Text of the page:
It is only a short ride from Llanca to Badalona next to Barcelona. We park the bus in the marina, and stroll along the rather new beach promenade. Charmingly there are no hotels, just a few bars and restaurants for the locals. Jordi, our friend from an earlier journey awaits us near the train station on the shore with his skateboard. Jordi leads us to a bar, where cider is served in bottles that come upside down in a battery powered fountain device. Then comes his skateboard stunt part :-)
Jordi shows us his two-story flat with the entrance hidden behind a large garage door. Items from India tell story from his journey back then. Its been about 4 years that we have met in Gokarna and there a lot of stories to share. The Catalan love to sit outside at night and have a few beers before diner. Meanwhile the children run around in circles and I wonder if only the Germans put their kids to bed at 8 PM. Marvellous diner in a Pakistani restaurant, time for bed...
A steep road winds up to the monastery of Montserrat some 50 kilometres North of Barcelona. The monastery sits in a fantastic sandstone formation, whose peaks reach up to 1200 metres above the sea. The amazing scenery is just spoiled by a big traffic jam. Apparently many fancy to go there there on a sunny Sunday. Urs and I enjoy a fantastic bike ride down while Kathrin drives the van. On small roads we move on towards LLeida through splendid orchards in full bloom in the "Muntanyes de Prades".
After a day of climbing exercises in Villanueva de Prades it is time to hit Siurana, the world famous climbing area nearby. The ruins of the Siurana castle tower on the end of a high ridge high above red, yellow and grey rock layers. A nice camp ground with pine trees is maintained by one of the climbing pioneers of the area. Climbers from all over Europe spend weeks here to test the boundaries of gravity on more than a 1000 routes. One guy with 30 year old East German "Schwalbe" motorbike made it all the way up here too. He admits he had to push the motorbike at times.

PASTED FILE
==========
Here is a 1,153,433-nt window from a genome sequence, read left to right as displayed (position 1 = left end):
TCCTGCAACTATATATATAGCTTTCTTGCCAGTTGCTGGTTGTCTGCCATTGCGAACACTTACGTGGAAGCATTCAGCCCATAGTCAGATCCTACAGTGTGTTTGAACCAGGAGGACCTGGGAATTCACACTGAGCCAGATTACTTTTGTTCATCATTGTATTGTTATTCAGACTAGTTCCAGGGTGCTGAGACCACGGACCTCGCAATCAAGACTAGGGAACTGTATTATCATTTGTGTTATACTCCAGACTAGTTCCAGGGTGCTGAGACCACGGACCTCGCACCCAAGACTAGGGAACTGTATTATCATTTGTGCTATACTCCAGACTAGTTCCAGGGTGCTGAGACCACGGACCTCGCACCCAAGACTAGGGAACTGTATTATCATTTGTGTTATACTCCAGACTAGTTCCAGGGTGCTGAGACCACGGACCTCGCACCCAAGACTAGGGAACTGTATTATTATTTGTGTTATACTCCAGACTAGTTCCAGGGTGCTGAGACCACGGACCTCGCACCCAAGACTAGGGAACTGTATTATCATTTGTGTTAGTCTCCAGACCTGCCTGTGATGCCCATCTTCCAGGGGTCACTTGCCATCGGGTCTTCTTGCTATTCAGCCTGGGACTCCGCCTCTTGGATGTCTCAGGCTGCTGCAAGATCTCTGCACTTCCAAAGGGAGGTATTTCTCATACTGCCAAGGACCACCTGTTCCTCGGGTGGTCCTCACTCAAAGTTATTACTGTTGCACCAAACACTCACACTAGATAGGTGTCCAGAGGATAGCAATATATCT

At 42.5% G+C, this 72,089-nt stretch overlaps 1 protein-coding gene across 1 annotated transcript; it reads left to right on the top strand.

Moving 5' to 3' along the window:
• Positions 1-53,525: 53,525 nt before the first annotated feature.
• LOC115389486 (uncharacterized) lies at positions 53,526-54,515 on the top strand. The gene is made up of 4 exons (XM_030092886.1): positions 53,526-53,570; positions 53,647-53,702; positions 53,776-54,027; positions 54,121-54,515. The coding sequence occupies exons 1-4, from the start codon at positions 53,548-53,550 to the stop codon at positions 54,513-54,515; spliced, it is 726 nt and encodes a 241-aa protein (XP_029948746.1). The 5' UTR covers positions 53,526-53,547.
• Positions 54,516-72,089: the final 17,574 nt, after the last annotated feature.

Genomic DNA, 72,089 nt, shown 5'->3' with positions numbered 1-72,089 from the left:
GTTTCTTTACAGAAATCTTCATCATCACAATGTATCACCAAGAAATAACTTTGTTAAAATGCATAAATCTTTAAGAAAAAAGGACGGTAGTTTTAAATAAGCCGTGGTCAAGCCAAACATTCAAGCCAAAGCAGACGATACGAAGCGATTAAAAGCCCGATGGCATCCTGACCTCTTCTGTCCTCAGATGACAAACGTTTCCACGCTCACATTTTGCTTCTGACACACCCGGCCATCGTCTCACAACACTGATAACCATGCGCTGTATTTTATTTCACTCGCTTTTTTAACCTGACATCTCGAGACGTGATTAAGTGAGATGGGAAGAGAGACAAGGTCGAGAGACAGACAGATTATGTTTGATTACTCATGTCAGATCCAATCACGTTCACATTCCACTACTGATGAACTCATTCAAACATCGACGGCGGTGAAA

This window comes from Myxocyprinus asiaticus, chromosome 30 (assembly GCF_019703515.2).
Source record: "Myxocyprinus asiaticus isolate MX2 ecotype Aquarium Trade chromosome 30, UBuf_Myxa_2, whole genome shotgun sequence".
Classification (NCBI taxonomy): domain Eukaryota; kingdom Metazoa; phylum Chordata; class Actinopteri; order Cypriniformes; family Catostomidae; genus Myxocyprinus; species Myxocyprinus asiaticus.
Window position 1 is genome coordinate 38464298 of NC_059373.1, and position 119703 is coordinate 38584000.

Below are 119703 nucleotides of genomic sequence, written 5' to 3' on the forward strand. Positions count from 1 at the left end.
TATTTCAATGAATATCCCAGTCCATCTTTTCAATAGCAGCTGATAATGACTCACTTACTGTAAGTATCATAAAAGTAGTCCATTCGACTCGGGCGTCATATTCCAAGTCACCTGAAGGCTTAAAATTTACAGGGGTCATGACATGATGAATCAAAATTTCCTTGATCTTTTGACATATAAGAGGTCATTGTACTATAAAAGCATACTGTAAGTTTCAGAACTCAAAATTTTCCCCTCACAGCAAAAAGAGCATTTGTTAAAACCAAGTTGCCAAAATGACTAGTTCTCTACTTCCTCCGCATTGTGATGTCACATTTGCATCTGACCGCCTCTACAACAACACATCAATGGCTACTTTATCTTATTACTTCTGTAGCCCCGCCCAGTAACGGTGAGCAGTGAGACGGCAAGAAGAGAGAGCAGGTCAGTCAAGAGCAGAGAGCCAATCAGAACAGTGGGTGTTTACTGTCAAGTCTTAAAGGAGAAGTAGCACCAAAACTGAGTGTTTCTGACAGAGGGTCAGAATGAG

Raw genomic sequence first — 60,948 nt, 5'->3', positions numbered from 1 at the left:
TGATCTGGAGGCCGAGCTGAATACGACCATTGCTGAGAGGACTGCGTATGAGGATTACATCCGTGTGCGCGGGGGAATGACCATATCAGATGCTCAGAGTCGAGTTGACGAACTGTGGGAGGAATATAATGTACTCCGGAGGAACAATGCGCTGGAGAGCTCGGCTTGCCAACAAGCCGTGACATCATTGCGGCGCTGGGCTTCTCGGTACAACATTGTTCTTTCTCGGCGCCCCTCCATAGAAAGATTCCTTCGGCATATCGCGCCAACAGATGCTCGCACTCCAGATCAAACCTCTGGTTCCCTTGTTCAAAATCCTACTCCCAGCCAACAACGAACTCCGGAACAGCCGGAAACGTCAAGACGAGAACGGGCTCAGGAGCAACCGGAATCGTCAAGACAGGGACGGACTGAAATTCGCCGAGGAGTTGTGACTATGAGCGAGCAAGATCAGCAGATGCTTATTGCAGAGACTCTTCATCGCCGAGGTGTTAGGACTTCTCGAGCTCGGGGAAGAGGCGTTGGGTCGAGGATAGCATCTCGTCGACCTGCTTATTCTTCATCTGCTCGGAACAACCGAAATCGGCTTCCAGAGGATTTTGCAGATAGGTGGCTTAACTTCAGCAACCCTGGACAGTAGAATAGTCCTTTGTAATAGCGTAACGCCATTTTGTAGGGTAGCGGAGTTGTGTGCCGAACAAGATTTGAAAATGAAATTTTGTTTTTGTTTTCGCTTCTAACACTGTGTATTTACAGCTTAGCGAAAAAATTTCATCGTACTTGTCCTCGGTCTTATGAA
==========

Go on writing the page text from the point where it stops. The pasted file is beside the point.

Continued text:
From the camp to the sectors it is not far, but adventurous at times. Kathrin and I try our best on some easier routes top rope, that Urs set up for us in no time. By the end of the day, I secure Urs in a long zigzag route and suddenly get a free flight from the platform as Urs takes out a quickdraw on his way down. Now we both hang high above the ground. Certainly a good time to practice roping down.
On the next morning, we hike up to a pretty section we called the balcony. The grey limestone wall sits above a red thick (and vertical) sandstone layer, with a band in between that is just wide enough to secure the climbers. A French couple in their 50ies tackles route after route. They have come here every year since more than 20 years and their little radio plays a lot of cool music from past decades - Doors, Dylan, Stones. I never climbed in better atmosphere. We leave after lunch, and within two more days of driving arrive in Almunecar on the shore of Andalusia.
Urs joins his Paraglider group from Switzerland and moves to a 4 star hotel Almunecar for a week. Kathrin and I relax on a nearby camp ground in La Herradura. The water isn't quite inviting us to swim, yet view of the rugged coastline with the Andalusian villas is marvellous. On a bicycle trip up the mountains above Otivar I see some paragliders high in the sky. It is Urs and his folks, circling gracefully in fantastic thermal lifts.